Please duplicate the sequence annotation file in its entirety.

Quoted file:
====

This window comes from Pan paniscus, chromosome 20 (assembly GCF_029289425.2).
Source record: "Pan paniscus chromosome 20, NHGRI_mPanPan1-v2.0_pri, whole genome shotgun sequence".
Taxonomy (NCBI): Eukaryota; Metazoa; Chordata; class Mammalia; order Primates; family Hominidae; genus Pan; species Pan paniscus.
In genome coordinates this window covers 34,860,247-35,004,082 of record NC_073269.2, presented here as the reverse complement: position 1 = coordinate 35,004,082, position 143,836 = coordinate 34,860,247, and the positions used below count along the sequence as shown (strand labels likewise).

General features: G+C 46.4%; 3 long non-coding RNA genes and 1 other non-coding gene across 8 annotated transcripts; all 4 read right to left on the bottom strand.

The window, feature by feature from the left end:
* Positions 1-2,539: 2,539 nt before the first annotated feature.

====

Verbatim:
This window comes from Pan paniscus, chromosome 20 (assembly GCF_029289425.2).
Source record: "Pan paniscus chromosome 20, NHGRI_mPanPan1-v2.0_pri, whole genome shotgun sequence".
Taxonomy (NCBI): Eukaryota; Metazoa; Chordata; class Mammalia; order Primates; family Hominidae; genus Pan; species Pan paniscus.
In genome coordinates this window covers 34,860,247-35,004,082 of record NC_073269.2, presented here as the reverse complement: position 1 = coordinate 35,004,082, position 143,836 = coordinate 34,860,247, and the positions used below count along the sequence as shown (strand labels likewise).

General features: G+C 46.4%; 3 long non-coding RNA genes and 1 other non-coding gene across 8 annotated transcripts; all 4 read right to left on the bottom strand.

The window, feature by feature from the left end:
* Positions 1-2,539: 2,539 nt before the first annotated feature.